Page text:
Blending the New and Old

After orientation this morning, we met Tim, our guest lecturer and tour guide for the afternoon. He took us around the city and gave insight into the history of it. Dubliners are passionate about their history and try to keep it alive in the city. The buildings have such character to them, including the most detailed carvings that outline the structures. Among the city, there are several archaeological areas that are important to the people of Dublin. Apparently, the city council actually destroyed and built on top of one of these areas, which upset the locals. Those new buildings have a more modern feel and do not quite match the feel of the city. However, the history remains in the older parts still scattered around. For instance, we visited a castle, or what was really a very old, round stone structure. Back in the day, it was a prison during the civil war. Our guide told us that only one prisoner ever escaped, and he did so during the cold month of January and ended up losing a few toes on his journey back home. Aside from that story, as I mentioned earlier, there is a mix of modern and older buildings. That mix shows the economic developments being made. Dublin provides a peek into the past but also displays shifts toward the future. Though, what a wonderful concept, the atmosphere can be conflicting with such different characters next to each other. I prefer the older version because it feels the most genuine, the Dublin that the people are holding onto. At the same time, I am also for the development and globalization to the city; this brings a whole new side of business to the economy. I just wish it could fit in with the original city.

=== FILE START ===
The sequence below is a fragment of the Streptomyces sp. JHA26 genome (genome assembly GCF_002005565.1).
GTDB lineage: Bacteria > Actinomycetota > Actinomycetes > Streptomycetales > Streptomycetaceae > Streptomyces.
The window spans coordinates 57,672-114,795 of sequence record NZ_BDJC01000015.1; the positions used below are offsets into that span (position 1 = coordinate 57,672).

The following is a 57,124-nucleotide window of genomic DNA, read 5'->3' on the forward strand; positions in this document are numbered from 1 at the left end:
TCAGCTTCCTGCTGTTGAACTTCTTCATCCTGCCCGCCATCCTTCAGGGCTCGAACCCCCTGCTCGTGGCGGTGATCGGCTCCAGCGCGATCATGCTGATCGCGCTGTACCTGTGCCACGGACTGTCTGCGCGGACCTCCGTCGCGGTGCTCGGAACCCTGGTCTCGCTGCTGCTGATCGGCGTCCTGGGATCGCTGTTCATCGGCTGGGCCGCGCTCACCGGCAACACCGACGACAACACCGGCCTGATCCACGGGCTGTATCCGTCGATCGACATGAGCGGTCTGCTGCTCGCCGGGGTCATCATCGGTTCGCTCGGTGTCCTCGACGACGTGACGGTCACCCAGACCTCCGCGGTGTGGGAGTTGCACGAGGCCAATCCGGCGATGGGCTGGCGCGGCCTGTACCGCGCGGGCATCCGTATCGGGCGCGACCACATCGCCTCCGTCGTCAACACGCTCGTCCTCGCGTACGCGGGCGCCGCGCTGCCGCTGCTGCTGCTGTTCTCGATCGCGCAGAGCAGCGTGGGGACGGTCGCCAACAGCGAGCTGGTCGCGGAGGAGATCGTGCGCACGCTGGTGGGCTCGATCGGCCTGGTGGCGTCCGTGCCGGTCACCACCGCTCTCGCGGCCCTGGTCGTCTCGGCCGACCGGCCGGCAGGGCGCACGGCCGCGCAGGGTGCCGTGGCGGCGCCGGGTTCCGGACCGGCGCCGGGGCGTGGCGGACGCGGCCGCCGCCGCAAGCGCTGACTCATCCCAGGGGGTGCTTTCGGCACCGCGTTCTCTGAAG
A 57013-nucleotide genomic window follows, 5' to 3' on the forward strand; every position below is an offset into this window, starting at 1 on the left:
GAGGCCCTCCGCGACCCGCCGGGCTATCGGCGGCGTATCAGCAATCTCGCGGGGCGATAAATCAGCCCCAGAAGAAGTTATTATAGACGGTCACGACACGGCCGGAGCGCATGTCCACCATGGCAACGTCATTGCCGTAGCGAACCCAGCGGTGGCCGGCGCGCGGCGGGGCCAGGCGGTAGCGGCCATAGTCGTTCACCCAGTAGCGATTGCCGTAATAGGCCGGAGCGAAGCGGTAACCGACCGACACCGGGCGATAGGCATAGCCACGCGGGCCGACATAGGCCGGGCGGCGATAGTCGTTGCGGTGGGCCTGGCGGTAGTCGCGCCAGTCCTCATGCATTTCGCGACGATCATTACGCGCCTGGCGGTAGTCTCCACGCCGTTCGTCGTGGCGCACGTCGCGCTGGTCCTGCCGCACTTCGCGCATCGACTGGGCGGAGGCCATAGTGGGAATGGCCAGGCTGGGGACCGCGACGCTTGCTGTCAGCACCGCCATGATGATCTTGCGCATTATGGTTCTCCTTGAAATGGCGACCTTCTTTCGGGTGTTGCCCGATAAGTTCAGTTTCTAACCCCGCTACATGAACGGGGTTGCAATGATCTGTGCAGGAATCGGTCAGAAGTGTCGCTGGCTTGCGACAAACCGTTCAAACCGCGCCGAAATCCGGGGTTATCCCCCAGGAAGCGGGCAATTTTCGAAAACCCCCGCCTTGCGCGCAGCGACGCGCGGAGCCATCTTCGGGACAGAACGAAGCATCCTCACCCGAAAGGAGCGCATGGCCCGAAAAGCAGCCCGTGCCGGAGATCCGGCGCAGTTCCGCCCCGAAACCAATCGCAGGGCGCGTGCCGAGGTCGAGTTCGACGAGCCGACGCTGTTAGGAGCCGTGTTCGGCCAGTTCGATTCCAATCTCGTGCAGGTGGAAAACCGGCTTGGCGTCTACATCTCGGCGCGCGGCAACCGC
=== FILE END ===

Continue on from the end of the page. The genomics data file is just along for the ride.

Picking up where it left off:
I cannot wait to learn more about Dublin and discover more of its hidden treasures!